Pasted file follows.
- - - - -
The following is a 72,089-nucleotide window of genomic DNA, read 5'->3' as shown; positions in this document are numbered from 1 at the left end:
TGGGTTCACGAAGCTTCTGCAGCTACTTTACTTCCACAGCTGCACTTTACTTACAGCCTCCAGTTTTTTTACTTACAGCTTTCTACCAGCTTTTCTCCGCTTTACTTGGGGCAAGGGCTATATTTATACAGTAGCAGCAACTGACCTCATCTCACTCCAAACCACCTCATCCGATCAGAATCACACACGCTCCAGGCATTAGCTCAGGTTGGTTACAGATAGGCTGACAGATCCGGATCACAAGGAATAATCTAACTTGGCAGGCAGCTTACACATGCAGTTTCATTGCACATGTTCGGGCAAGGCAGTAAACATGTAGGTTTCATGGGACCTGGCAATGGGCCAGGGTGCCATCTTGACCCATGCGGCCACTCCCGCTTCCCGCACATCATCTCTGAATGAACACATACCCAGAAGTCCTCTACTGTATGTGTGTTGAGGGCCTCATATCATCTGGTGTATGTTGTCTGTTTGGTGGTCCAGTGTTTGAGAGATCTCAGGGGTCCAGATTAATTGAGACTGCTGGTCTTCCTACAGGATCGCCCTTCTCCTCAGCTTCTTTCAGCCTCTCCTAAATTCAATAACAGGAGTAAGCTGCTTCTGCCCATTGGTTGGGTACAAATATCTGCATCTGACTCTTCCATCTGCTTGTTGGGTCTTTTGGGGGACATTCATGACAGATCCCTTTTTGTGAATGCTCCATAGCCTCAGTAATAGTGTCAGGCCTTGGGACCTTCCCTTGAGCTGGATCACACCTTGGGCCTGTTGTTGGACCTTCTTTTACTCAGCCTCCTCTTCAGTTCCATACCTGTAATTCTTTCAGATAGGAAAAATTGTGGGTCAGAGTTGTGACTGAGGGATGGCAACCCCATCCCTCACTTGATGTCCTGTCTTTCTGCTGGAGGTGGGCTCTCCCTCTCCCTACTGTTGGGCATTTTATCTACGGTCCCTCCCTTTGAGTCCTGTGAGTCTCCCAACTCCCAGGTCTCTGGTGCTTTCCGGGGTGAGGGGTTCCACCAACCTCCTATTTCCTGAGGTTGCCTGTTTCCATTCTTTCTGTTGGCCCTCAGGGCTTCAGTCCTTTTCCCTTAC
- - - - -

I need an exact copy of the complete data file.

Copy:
The following is a 72,089-nucleotide window of genomic DNA, read 5'->3' as shown; positions in this document are numbered from 1 at the left end:
TGGGTTCACGAAGCTTCTGCAGCTACTTTACTTCCACAGCTGCACTTTACTTACAGCCTCCAGTTTTTTTACTTACAGCTTTCTACCAGCTTTTCTCCGCTTTACTTGGGGCAAGGGCTATATTTATACAGTAGCAGCAACTGACCTCATCTCACTCCAAACCACCTCATCCGATCAGAATCACACACGCTCCAGGCATTAGCTCAGGTTGGTTACAGATAGGCTGACAGATCCGGATCACAAGGAATAATCTAACTTGGCAGGCAGCTTACACATGCAGTTTCATTGCACATGTTCGGGCAAGGCAGTAAACATGTAGGTTTCATGGGACCTGGCAATGGGCCAGGGTGCCATCTTGACCCATGCGGCCACTCCCGCTTCCCGCACATCATCTCTGAATGAACACATACCCAGAAGTCCTCTACTGTATGTGTGTTGAGGGCCTCATATCATCTGGTGTATGTTGTCTGTTTGGTGGTCCAGTGTTTGAGAGATCTCAGGGGTCCAGATTAATTGAGACTGCTGGTCTTCCTACAGGATCGCCCTTCTCCTCAGCTTCTTTCAGCCTCTCCTAAATTCAATAACAGGAGTAAGCTGCTTCTGCCCATTGGTTGGGTACAAATATCTGCATCTGACTCTTCCATCTGCTTGTTGGGTCTTTTGGGGGACATTCATGACAGATCCCTTTTTGTGAATGCTCCATAGCCTCAGTAATAGTGTCAGGCCTTGGGACCTTCCCTTGAGCTGGATCACACCTTGGGCCTGTTGTTGGACCTTCTTTTACTCAGCCTCCTCTTCAGTTCCATACCTGTAATTCTTTCAGATAGGAAAAATTGTGGGTCAGAGTTGTGACTGAGGGATGGCAACCCCATCCCTCACTTGATGTCCTGTCTTTCTGCTGGAGGTGGGCTCTCCCTCTCCCTACTGTTGGGCATTTTATCTACGGTCCCTCCCTTTGAGTCCTGTGAGTCTCCCAACTCCCAGGTCTCTGGTGCTTTCCGGGGTGAGGGGTTCCACCAACCTCCTATTTCCTGAGGTTGCCTGTTTCCATTCTTTCTGTTGGCCCTCAGGGCTTCAGTCCTTTTCCCTTAC